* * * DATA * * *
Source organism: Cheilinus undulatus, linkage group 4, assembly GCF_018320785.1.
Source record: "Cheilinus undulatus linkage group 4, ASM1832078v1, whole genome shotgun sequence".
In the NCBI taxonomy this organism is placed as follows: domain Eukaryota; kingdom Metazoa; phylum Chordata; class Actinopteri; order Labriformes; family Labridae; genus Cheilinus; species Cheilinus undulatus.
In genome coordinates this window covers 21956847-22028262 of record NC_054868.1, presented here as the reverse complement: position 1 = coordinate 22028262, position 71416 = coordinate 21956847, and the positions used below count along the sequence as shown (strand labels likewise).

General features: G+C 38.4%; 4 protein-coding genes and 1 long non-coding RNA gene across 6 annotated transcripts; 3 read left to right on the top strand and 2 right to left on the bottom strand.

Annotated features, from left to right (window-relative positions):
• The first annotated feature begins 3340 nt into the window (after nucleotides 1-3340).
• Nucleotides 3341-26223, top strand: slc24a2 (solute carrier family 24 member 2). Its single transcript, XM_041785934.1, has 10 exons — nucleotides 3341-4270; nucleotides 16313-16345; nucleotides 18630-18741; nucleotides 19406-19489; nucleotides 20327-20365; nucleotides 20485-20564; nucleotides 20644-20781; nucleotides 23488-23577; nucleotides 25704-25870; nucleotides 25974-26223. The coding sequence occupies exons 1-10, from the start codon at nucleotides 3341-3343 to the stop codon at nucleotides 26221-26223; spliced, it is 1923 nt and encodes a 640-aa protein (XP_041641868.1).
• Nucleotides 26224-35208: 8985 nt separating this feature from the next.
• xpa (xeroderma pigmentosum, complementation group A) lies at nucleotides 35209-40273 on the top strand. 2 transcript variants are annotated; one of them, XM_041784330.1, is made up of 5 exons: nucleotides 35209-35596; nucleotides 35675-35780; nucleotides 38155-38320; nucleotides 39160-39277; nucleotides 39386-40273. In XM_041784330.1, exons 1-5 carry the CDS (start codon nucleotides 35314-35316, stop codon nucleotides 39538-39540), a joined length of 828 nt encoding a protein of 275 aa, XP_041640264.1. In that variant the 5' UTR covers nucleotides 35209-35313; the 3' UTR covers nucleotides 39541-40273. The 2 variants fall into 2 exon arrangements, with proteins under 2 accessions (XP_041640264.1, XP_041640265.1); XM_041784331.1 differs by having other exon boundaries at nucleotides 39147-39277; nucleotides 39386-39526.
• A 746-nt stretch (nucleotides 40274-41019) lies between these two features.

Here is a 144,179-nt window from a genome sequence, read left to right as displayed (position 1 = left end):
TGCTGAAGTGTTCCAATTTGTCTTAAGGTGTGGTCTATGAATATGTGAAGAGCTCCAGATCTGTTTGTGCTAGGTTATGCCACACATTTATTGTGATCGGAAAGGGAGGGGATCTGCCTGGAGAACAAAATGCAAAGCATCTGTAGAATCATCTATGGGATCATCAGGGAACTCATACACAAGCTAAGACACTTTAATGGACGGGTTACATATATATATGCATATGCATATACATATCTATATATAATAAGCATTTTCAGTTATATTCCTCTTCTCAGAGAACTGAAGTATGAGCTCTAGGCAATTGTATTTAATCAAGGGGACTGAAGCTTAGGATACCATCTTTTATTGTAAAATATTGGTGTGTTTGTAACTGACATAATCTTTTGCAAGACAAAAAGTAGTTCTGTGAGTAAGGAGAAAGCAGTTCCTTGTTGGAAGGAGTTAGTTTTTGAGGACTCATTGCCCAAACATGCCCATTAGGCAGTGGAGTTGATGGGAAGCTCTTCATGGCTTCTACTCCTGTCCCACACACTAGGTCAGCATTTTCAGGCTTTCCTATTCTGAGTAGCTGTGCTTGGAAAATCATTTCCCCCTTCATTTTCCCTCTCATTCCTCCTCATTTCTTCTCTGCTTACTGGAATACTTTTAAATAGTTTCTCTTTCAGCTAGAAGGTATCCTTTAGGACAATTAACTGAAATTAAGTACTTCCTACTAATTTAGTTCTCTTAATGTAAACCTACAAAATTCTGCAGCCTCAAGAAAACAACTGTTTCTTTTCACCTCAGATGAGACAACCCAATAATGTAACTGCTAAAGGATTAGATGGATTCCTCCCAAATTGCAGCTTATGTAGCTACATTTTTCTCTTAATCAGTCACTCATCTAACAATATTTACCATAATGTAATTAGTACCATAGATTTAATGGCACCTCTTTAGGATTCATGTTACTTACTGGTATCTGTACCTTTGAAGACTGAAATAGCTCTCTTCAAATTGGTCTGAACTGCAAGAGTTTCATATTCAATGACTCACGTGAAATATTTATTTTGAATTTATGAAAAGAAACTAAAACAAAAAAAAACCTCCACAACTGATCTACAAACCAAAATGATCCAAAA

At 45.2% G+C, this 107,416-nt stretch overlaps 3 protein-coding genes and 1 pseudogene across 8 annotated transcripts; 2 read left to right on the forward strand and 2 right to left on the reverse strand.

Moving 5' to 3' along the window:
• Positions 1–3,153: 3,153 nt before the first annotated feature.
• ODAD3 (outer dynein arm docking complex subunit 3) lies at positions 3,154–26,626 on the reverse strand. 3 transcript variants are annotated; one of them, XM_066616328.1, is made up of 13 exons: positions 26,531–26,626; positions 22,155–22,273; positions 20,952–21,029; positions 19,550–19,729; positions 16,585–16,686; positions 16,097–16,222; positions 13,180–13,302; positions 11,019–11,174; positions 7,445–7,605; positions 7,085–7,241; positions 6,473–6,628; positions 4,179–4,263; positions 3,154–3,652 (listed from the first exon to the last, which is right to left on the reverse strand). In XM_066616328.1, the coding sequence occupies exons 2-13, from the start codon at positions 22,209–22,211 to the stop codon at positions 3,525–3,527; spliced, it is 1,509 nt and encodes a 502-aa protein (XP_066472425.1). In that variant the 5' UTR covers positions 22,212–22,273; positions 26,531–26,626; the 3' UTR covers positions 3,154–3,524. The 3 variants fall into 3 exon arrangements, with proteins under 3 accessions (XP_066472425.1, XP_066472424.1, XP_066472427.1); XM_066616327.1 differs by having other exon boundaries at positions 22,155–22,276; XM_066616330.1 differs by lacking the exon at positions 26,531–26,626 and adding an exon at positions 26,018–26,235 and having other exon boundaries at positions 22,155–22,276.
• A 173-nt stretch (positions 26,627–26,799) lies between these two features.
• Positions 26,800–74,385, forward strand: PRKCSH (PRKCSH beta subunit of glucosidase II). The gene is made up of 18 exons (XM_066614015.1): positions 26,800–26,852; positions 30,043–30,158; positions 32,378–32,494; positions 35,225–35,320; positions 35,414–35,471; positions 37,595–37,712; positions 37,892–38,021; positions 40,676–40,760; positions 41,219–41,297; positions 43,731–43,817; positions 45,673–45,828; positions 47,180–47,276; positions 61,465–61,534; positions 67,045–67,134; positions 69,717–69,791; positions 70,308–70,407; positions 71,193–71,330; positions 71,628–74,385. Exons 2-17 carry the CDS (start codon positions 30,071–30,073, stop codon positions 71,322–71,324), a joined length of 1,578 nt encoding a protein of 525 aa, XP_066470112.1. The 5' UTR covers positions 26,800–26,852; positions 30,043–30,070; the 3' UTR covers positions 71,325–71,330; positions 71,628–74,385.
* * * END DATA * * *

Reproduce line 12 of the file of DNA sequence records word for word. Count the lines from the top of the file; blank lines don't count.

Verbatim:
Here is a 144,179-nt window from a genome sequence, read left to right as displayed (position 1 = left end):